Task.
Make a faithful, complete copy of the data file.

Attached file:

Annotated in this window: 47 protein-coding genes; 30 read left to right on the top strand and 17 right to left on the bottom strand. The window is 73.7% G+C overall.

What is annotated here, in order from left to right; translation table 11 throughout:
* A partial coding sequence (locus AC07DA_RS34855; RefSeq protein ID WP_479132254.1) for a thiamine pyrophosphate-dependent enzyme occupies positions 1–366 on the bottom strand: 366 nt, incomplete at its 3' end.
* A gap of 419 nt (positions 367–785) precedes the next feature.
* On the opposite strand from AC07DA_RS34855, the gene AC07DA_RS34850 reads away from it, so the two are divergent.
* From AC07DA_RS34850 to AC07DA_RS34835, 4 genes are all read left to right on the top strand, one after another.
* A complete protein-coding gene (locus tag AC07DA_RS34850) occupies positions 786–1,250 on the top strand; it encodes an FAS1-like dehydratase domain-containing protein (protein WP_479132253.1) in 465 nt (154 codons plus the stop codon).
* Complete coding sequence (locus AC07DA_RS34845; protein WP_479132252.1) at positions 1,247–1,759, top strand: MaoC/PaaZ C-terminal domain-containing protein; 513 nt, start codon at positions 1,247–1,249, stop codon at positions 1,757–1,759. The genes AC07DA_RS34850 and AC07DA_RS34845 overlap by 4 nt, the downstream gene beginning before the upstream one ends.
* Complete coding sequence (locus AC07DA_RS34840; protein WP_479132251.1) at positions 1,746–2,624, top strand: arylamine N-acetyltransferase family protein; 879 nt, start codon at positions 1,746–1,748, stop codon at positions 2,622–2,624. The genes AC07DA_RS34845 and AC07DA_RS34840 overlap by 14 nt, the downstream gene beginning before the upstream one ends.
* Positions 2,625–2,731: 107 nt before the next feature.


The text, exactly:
Annotated in this window: 47 protein-coding genes; 30 read left to right on the top strand and 17 right to left on the bottom strand. The window is 73.7% G+C overall.

What is annotated here, in order from left to right; translation table 11 throughout:
* A partial coding sequence (locus AC07DA_RS34855; RefSeq protein ID WP_479132254.1) for a thiamine pyrophosphate-dependent enzyme occupies positions 1–366 on the bottom strand: 366 nt, incomplete at its 3' end.
* A gap of 419 nt (positions 367–785) precedes the next feature.
* On the opposite strand from AC07DA_RS34855, the gene AC07DA_RS34850 reads away from it, so the two are divergent.
* From AC07DA_RS34850 to AC07DA_RS34835, 4 genes are all read left to right on the top strand, one after another.
* A complete protein-coding gene (locus tag AC07DA_RS34850) occupies positions 786–1,250 on the top strand; it encodes an FAS1-like dehydratase domain-containing protein (protein WP_479132253.1) in 465 nt (154 codons plus the stop codon).
* Complete coding sequence (locus AC07DA_RS34845; protein WP_479132252.1) at positions 1,247–1,759, top strand: MaoC/PaaZ C-terminal domain-containing protein; 513 nt, start codon at positions 1,247–1,249, stop codon at positions 1,757–1,759. The genes AC07DA_RS34850 and AC07DA_RS34845 overlap by 4 nt, the downstream gene beginning before the upstream one ends.
* Complete coding sequence (locus AC07DA_RS34840; protein WP_479132251.1) at positions 1,746–2,624, top strand: arylamine N-acetyltransferase family protein; 879 nt, start codon at positions 1,746–1,748, stop codon at positions 2,622–2,624. The genes AC07DA_RS34845 and AC07DA_RS34840 overlap by 14 nt, the downstream gene beginning before the upstream one ends.
* Positions 2,625–2,731: 107 nt before the next feature.